As for Groupon, it has its work cut out for itself.

chart of the day, linkedin, groupon, zynga stock performance, may 2012

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Saturday, May 5th, 2012 news No Comments

Hard To See How Howard Schultz Quitting Groupon’s Board Is Anything But Lousy

Source: http://www.businessinsider.com/howard-schultz-quits-groupons-board-2012-5

Howard Schultz

Groupon’s stock continued its implosion yesterday, as two high-profile board members quit the board.

Howard Schultz of Starbucks and Kevin Efrusy of investor Accel Partners bolted. Groupon replaced them with financial types from American Express and Deloitte.

Although the moves were spun as “adding financial experts to the board,” the real story is the departure of Schultz, who, at best, feels he has better things to do. (At worst, he’s fleeing a sinking ship before it takes him down with it.)

Another potentially interesting data point: The first Groupon executive quoted in the press release was not CEO Andrew Mason but Chairman Eric Lefkofksy. Perhaps Lefkofsky is reasserting control over the company?

Groupon’s stock crashed through $11 on the news, hitting a post-IPO low of ~$10.70. That gives it a market cap of about $7 billion, or about 3X this year’s revenue. That’s a far more reasonable valuation than the ridiculous $28 the stock hit on the morning of the IPO, but it’s still not a bargain-basement price. Given the uncertainty about what Groupon’s profit margin will eventually be, the stock could presumably trade at an even lower multiple.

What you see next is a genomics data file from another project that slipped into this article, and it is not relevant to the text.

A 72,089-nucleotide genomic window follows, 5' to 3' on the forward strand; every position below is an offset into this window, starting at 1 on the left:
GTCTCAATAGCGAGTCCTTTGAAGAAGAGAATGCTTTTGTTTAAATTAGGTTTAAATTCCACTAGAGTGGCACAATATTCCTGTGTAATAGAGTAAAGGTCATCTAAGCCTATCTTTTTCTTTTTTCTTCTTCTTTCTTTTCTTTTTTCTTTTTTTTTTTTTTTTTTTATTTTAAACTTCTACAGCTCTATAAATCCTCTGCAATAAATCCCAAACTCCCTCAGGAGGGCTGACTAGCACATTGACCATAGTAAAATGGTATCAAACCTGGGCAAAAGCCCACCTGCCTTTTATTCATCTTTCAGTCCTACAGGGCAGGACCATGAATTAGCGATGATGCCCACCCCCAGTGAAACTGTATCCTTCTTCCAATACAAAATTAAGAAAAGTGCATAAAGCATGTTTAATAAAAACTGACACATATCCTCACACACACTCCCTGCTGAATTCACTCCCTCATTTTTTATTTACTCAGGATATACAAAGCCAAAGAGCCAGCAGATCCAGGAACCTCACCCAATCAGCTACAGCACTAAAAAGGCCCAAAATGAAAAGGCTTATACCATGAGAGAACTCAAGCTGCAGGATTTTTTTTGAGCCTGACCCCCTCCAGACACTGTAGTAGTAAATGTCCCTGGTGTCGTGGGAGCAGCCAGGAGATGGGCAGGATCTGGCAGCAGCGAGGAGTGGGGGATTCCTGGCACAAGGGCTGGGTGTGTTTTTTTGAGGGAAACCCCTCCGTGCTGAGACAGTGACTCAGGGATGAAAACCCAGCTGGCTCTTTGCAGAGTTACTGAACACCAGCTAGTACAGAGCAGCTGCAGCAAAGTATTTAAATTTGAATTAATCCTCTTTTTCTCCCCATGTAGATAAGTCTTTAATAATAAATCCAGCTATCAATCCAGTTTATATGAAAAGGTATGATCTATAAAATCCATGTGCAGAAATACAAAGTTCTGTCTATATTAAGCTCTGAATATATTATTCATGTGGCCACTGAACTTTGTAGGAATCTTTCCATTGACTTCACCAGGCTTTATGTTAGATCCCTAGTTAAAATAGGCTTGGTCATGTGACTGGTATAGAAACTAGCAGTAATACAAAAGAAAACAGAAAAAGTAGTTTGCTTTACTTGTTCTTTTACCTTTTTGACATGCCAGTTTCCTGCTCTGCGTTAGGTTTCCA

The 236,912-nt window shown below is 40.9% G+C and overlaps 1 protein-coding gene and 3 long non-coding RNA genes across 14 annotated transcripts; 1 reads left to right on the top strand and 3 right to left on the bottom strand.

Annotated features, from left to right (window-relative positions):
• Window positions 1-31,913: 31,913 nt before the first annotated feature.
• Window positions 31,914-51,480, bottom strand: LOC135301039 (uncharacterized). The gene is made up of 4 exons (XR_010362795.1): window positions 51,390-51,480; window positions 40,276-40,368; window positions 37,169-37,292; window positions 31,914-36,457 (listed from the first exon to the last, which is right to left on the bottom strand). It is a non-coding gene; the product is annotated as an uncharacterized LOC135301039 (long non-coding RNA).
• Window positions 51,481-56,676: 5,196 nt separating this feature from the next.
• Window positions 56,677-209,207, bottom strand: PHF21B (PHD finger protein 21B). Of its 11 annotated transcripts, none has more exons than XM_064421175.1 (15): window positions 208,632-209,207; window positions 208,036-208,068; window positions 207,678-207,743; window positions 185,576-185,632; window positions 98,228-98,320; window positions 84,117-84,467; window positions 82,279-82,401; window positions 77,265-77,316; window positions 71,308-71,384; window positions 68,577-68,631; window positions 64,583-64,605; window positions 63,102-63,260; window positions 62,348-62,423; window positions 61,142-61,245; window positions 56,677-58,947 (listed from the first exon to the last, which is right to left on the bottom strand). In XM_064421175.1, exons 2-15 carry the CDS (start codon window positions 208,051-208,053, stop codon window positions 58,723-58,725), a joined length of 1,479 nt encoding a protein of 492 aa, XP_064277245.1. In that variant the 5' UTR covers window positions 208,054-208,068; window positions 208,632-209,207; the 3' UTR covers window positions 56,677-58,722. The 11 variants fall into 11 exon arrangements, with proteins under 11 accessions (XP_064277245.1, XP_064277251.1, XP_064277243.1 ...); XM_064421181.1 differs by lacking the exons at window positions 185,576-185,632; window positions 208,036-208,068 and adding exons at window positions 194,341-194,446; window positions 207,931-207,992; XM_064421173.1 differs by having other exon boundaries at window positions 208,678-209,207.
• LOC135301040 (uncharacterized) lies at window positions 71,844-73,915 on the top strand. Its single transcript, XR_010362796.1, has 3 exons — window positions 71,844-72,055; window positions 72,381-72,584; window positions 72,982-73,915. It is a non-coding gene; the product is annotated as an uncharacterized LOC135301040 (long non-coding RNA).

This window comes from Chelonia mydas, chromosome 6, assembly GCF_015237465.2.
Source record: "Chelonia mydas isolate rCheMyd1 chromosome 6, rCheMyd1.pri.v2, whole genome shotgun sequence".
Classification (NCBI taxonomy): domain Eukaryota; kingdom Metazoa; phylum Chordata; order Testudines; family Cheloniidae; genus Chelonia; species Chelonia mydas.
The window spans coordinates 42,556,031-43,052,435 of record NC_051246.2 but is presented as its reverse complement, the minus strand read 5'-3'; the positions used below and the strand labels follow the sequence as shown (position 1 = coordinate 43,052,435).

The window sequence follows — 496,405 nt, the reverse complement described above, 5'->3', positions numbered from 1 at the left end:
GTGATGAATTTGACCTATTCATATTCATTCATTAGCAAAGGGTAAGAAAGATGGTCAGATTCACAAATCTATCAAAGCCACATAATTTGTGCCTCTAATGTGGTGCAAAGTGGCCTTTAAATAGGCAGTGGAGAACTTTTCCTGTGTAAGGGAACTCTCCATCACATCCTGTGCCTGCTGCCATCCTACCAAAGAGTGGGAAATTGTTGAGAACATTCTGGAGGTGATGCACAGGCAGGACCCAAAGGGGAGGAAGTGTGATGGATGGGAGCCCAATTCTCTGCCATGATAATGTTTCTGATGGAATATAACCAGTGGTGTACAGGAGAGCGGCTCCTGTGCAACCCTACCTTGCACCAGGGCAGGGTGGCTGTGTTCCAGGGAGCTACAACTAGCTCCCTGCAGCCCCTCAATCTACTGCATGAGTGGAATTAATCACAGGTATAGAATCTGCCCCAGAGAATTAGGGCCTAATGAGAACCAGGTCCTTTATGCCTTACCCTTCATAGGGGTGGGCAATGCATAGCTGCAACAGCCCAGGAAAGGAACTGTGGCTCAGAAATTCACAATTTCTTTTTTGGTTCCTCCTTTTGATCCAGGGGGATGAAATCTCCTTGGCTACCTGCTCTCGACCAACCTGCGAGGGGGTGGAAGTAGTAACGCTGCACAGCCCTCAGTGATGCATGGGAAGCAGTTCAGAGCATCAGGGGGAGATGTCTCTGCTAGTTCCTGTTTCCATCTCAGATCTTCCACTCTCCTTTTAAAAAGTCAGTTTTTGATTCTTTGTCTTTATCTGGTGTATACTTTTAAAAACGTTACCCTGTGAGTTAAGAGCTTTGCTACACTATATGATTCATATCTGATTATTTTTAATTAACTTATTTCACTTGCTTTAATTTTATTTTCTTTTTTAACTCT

We continue to think Groupon is building a real, viable business, and we expect that at some point it will move past this constantly-shooting-itself-in-the-foot phase. But Schultz’s departure is not encouraging.

SEE ALSO: No, I Still Wouldn’t Buy Groupon Stock

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Tuesday, May 1st, 2012 news No Comments

Groupon Has Completely Collapsed (GRPN)

Source: http://www.businessinsider.com/chart-of-the-day-groupon-stock-2012-4

Groupon’s stock has been absolutely crushed since the middle of February. The stock dropped another 5% today.

The bad news for shareholders is that it’s still arguably overpriced. With a $7 billion market cap, it’s trading at 3X revenue. It still has some room to fall.

The good news for shareholders is that it’s not going to zero. There’s a business in there, it just needs to find a proper valuation.

chart of the day, groupon stock, april 2012

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Sunday, April 22nd, 2012 news No Comments

Dr. Augustine Fou is Digital Consigliere to marketing executives, advising them on digital strategy and Unified Marketing(tm). Dr Fou has over 17 years of in-the-trenches, hands-on experience, which enables him to provide objective, in-depth assessments of their current marketing programs and recommendations for improving business impact and ROI using digital insights.